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Off Limits?: The Comedy World and Sandy Hook

It is January 7th, 2013, 24 days after the horrific shooting at Sandy Hook Elementary in Newtown, CT and Anthony Jeselnik, arguably the overseer of dark humor, hasn’t tweeted a single thing about it. After the shooting in the movie theater in Aurora, CO, Jeselnik tweeted, “Other than that, how was the movie?,” which is one of the very few angles you could take at the time in comedically addressing the shooting. Sure, he’s busy with his upcoming Comedy Central series, The Jeselnik Offensive, and his hour special Caligula, but, perhaps, like many working comedians and writers, he didn’t find anything funny about the shooting.

Any sort of jokes about Adam Lanza and the 26 people he killed, 20 of whom were elementary students, are incredibly scarce. Yes, there have been jokes about gun control and other ancillary topics related to Sandy Hook, but the shooting itself has stayed relatively untouched. The first night back after the shooting, Conan O’Brien and Jimmy Kimmel opted to merely acknowledge the events that transpired and go to some absurd, silly humor on their respective late night talk shows. Leno and Letterman also brought the shooting up, but steered way clear of anything that might even remotely be considered in bad taste. Of course, if you went to an open mic on the night after December 15th, odds are you would have heard some amateur comedians try to talk about Newtown in either a shocking or genuine fashion, but ultimately doing so to no laughs.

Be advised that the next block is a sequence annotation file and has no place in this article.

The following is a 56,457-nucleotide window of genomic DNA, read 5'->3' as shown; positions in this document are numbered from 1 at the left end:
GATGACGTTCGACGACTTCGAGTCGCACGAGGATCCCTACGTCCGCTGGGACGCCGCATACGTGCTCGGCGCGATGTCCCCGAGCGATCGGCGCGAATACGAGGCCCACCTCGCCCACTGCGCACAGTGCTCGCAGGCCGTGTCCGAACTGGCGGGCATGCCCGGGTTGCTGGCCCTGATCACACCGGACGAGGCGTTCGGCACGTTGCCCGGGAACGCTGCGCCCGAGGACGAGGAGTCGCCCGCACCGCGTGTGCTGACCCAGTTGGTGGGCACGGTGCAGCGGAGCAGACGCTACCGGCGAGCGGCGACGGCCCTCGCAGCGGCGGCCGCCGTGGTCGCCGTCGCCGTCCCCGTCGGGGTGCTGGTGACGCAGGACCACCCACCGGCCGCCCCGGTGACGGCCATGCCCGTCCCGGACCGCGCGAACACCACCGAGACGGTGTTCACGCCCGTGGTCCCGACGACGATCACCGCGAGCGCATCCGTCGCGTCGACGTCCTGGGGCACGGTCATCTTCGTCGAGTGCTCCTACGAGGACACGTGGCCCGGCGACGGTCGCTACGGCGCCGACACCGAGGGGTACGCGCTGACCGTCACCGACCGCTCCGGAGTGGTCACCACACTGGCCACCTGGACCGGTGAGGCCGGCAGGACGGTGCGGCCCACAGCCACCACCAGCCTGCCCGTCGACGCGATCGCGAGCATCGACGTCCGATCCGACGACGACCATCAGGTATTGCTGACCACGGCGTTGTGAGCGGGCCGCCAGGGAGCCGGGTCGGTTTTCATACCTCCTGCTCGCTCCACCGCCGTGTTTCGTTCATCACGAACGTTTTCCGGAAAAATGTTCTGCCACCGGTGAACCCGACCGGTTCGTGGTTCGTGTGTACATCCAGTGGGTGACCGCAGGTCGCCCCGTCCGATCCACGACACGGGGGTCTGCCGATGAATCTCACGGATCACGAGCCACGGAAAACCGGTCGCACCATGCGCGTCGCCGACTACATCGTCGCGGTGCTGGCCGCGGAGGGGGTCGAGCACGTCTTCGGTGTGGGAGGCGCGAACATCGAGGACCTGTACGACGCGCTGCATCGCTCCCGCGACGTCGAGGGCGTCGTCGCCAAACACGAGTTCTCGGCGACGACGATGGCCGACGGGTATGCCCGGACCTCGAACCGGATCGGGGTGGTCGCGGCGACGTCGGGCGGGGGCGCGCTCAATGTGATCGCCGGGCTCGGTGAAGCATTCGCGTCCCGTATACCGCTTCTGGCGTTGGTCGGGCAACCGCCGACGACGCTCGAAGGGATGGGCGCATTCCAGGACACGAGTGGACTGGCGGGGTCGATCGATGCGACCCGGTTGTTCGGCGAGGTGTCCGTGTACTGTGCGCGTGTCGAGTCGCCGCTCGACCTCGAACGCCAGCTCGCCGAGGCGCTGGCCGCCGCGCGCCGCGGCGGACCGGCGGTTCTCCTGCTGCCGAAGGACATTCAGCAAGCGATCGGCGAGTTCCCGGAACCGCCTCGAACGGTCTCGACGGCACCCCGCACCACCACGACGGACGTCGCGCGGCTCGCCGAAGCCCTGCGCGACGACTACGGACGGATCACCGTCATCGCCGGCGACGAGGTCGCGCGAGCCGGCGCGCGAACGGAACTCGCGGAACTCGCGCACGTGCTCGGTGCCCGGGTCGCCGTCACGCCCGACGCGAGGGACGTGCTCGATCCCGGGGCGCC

In fact, many comedians took to their blogs and Twitter and eschewed any sort of routine sarcasm or wit for a demand for legislation and reposting examples of statistics in other countries that have much stricter gun control. Only the silence of the NRA after the shooting and Wayne LaPierre’s subsequent speech calling to arm teachers in schools were ridiculed by comedians in general over the last three weeks.

The collective absence of “Sandy Hook jokes” is an interesting comment on an art form that stands as one of the few bastions of truly free speech in the U.S. If you ask most comedians, even now, they would tell you that there are no sacred cows in comedy; humor that references rape, the Holocaust, 9/11, abortion, domestic violence, racism, mental illness, religion, politics, etc., etc. have managed to be proven funny in the right hands, by the likes of such revered comedians as Doug Stanhope and Dana Gould. Still, there are probably few, if any pages in notebooks and laptops anywhere that have even made an attempt at joking about the second worst school shooting in U.S. history.

In my opinion, this isn’t a matter of Sandy Hook being a so-called “sacred cow” or not enough time passing. Again, I’d argue — and before any of you scroll to the comments to get indignant with me, please read this whole paragraph — that you can joke about anything, including the Sandy Hook shooting, so long as you find something funny about it. If that’s not the case, then don’t even try to joke about it. That has seemed to be the case for nearly all of comedy for almost a month. To all those political-correctness fanatics out there, comedy can largely censor itself if there is nothing remotely funny to be said/written, as it is doing right now.